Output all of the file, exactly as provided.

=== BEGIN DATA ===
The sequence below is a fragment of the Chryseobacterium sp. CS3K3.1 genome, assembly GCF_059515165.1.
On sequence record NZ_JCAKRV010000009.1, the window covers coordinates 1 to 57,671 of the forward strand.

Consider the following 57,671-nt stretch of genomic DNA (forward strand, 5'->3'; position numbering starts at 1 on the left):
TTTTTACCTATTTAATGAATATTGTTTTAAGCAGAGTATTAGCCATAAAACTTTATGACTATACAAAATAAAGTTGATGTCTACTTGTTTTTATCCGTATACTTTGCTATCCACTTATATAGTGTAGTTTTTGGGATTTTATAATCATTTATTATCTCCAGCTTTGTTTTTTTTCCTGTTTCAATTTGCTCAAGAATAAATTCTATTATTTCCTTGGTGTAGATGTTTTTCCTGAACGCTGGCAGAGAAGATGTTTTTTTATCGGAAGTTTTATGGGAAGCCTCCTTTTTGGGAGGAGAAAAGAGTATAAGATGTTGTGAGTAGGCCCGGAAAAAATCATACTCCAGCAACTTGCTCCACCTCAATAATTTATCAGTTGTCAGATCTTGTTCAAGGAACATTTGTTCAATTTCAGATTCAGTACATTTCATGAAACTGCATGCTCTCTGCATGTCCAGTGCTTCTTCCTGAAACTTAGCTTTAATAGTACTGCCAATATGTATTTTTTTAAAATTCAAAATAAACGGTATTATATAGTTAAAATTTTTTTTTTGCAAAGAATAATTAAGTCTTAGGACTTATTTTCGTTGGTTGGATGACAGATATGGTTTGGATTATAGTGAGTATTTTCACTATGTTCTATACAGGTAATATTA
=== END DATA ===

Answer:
The sequence below is a fragment of the Chryseobacterium sp. CS3K3.1 genome, assembly GCF_059515165.1.
On sequence record NZ_JCAKRV010000009.1, the window covers coordinates 1 to 57,671 of the forward strand.

Consider the following 57,671-nt stretch of genomic DNA (forward strand, 5'->3'; position numbering starts at 1 on the left):
TTTTTACCTATTTAATGAATATTGTTTTAAGCAGAGTATTAGCCATAAAACTTTATGACTATACAAAATAAAGTTGATGTCTACTTGTTTTTATCCGTATACTTTGCTATCCACTTATATAGTGTAGTTTTTGGGATTTTATAATCATTTATTATCTCCAGCTTTGTTTTTTTTCCTGTTTCAATTTGCTCAAGAATAAATTCTATTATTTCCTTGGTGTAGATGTTTTTCCTGAACGCTGGCAGAGAAGATGTTTTTTTATCGGAAGTTTTATGGGAAGCCTCCTTTTTGGGAGGAGAAAAGAGTATAAGATGTTGTGAGTAGGCCCGGAAAAAATCATACTCCAGCAACTTGCTCCACCTCAATAATTTATCAGTTGTCAGATCTTGTTCAAGGAACATTTGTTCAATTTCAGATTCAGTACATTTCATGAAACTGCATGCTCTCTGCATGTCCAGTGCTTCTTCCTGAAACTTAGCTTTAATAGTACTGCCAATATGTATTTTTTTAAAATTCAAAATAAACGGTATTATATAGTTAAAATTTTTTTTTTGCAAAGAATAATTAAGTCTTAGGACTTATTTTCGTTGGTTGGATGACAGATATGGTTTGGATTATAGTGAGTATTTTCACTATGTTCTATACAGGTAATATTA